Social landlords concern planned cuts will trigger homelessness
A survey of English housing associations and councils has revealed that social landlords are concerned that the planned benefit cuts will result in a large rise in tenant evictions.
New research has found that social landlords are expecting a surge in rent arrears, tenant evictions and homelessness is the government moves forward with its plans to further cut welfare support, reports the Guardian.
A report by consultants Grant Thornton have predicted that the continuing impact of the bedroom tax and the moves to extend the benefit cap and impose further limits on housing benefits will place further financial pressure on tenants.
It concludes that the ability of councils and housing associations to mitigate growing arrears has been severely eroded, and increasing numbers are issuing possession orders to tenants who have fallen behind with the rent.
The report says that a further cut in discretionary housing payments increases the risk of eviction as 95% of social landlords surveyed said that most DHP claimants were partly or mostly dependent on the payments to meet rent in the long term.
“Any proposed reduction in DHP funding from central government is therefore likely to result in increasing rent arrears and homelessness in the next two years, unless it is compensated by other means,” the report concludes.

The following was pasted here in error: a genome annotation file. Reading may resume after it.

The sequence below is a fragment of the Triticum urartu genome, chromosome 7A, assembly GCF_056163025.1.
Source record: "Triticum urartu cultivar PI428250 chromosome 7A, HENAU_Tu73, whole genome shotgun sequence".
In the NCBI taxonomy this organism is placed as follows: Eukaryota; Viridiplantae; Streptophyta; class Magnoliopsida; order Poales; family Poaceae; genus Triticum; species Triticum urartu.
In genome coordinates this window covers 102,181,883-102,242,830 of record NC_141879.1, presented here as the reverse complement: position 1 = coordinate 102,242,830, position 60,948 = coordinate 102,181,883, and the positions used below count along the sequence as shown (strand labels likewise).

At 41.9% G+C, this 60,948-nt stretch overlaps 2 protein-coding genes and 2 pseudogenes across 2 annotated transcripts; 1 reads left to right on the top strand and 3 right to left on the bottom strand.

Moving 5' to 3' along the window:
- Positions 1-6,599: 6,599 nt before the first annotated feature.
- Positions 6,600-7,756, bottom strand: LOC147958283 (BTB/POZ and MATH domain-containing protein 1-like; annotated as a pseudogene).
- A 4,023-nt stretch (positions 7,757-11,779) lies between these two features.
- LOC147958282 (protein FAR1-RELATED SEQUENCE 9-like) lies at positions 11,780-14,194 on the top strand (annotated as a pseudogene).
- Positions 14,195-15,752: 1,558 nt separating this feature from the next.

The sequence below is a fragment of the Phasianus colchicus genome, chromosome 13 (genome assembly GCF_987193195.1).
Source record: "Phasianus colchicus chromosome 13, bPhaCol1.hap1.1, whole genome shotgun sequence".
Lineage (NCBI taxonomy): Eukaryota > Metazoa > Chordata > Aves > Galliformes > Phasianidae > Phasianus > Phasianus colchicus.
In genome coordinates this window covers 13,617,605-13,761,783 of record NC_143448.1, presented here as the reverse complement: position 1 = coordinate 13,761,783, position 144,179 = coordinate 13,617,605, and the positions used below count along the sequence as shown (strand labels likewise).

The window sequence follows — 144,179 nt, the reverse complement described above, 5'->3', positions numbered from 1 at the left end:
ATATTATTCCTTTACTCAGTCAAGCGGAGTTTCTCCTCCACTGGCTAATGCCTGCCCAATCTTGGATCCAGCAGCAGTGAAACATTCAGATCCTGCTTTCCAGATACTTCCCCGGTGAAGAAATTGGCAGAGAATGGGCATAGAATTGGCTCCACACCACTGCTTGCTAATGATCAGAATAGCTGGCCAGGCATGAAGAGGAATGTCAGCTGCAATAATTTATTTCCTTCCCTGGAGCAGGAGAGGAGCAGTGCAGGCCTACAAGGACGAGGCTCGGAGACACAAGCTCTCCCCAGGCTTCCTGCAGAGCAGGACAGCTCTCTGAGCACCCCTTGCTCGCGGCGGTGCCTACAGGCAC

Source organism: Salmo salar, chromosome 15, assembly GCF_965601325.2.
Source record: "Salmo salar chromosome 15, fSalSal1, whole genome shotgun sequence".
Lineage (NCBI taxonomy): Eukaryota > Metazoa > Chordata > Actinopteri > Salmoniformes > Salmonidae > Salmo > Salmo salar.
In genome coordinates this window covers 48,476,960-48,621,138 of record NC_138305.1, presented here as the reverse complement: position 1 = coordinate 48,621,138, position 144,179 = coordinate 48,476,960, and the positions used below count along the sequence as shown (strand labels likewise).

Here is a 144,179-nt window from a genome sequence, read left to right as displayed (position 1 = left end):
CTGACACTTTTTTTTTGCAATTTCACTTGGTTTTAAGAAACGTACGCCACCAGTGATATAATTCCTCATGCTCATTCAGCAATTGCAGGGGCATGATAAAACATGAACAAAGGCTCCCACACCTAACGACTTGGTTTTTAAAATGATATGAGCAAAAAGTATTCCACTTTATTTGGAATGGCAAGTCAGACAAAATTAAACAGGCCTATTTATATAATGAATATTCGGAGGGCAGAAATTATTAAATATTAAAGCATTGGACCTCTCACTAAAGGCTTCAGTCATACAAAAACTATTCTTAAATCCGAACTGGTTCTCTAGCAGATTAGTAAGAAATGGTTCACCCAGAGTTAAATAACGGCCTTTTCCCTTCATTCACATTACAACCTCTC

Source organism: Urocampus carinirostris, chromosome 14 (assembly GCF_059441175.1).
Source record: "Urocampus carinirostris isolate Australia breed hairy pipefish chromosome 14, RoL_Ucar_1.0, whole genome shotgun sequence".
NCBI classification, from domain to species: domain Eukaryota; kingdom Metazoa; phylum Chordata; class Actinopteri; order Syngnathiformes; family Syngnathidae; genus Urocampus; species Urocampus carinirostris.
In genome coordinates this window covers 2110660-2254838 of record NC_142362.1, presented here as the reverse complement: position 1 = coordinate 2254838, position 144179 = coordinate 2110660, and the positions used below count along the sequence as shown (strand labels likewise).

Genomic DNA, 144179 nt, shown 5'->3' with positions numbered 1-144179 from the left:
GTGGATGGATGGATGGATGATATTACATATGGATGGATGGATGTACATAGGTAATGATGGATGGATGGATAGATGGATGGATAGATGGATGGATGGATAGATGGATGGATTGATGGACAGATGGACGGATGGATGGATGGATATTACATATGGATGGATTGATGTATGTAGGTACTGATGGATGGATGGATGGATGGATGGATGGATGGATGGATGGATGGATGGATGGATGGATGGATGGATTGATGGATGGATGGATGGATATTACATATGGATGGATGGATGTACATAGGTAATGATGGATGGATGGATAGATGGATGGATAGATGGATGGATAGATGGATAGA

The report also warns that councils should not assume that charities can take the strain of providing hardship support. “There is increasing anecdotal evidence that third sector providers, such as food banks, are already at full capacity in some areas,” it says
A DWP spokesman said: “This is a small study using data from a minority of local authorities and housing associations, giving a partial picture. There are many reasons for evictions and to suggest that they are due to welfare reform is completely misleading. We maintain strong protections to guard families against the threat of homelessness and have provided almost £1bn in discretionary housing payments and homelessness support funding.”
Introduction The National Statement of Expectations for Supported Housing (NSE) was finally published on 20 October 2020, five years after the 2015 Comprehensive Spending Review suggested regulatory and oversight changes were needed, although in 2018 the government >>>
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